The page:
UN's top rights official condemns 'death squad' activity in Côte d'Ivoire
The UN High Commissioner for Human Rights, Sergio Vieira de Mello, reminded all concerned that grave human rights violations are punishable as international crimes and declared his readiness to advise UN Secretary-General Kofi Annan to seize the Security Council of such crimes if needed. Backing the Council's call last Wednesday, he urged the country's authorities and rebel movements to take all necessary measures to put an end to the violence and punish those responsible.
The Commissioner also underlined the essential role of an independent and impartial media in national reconciliation, as set out in the Programme of Government and National Reconciliation of the Linas-Marcoussis Agreement of last month, and in the recommendations of the recent UN human rights mission to Côte d'Ivoire.
Meanwhile, Carolyn McAskie, the Secretary-General's Humanitarian Envoy for the crisis in Côte d'Ivoire, has just completed visits to Ghana, Burkina Faso, Liberia, and Guinea, where she got a first-hand look at the effects of the crisis on neighbouring countries.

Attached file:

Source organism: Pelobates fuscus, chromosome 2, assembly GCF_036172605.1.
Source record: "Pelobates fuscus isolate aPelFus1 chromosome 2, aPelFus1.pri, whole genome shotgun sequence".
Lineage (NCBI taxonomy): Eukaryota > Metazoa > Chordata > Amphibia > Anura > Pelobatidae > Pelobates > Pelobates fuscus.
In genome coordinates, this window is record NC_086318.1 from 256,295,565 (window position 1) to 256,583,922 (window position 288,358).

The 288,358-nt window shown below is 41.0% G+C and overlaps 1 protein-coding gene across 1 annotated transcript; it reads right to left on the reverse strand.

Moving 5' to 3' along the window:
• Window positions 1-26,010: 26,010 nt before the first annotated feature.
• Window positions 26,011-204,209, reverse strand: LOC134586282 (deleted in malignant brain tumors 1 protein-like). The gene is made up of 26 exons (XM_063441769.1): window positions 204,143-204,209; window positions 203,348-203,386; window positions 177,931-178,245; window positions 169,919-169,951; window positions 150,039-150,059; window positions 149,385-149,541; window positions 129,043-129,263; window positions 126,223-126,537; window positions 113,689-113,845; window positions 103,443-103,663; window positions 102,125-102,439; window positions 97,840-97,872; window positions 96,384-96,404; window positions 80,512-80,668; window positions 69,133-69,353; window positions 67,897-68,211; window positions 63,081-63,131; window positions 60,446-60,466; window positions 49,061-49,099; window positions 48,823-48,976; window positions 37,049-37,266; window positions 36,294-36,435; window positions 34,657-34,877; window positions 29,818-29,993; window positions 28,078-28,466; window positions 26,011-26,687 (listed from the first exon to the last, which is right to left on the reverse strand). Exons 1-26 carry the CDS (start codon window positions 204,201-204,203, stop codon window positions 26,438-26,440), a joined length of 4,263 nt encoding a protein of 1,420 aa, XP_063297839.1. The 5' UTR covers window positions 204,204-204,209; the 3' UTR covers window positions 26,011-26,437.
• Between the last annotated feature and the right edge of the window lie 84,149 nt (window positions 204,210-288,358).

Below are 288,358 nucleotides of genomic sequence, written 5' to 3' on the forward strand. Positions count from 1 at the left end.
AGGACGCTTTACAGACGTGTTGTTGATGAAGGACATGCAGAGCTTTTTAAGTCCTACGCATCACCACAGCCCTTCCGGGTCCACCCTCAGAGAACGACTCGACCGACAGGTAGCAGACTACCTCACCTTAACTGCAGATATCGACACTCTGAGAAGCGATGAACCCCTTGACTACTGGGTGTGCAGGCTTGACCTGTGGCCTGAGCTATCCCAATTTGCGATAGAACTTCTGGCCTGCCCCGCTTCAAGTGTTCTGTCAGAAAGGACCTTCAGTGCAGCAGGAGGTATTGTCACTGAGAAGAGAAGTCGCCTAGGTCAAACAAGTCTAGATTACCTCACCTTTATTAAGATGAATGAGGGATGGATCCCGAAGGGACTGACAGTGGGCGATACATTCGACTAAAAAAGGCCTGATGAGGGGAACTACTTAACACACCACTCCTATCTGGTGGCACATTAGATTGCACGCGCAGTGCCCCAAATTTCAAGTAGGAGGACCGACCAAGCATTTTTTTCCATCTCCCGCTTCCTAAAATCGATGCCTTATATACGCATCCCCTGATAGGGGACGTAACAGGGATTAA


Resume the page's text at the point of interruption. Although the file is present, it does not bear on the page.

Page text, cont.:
"There is a lot that needs to be done by the international community to help. I think we should be generous at this time," she said in Abidjan, urging donors to address the crisis. The United Nations has issued a Flash Appeal for $22 million to meet humanitarian needs, but only 11 per cent of funds requested have been received.
In New York, the Secretary-General today appointed Albert Tevoedjre as his Special Envoy for Côte d'Ivoire. A national of Benin, Mr. Tevoedjre was a former Member of Parliament and Minister. He also served as Deputy Director General of the International Labour Organization. Mr. Tevoedjre will leave New York for the region this weekend and is expected to arrive in Côte d'Ivoire on Tuesday.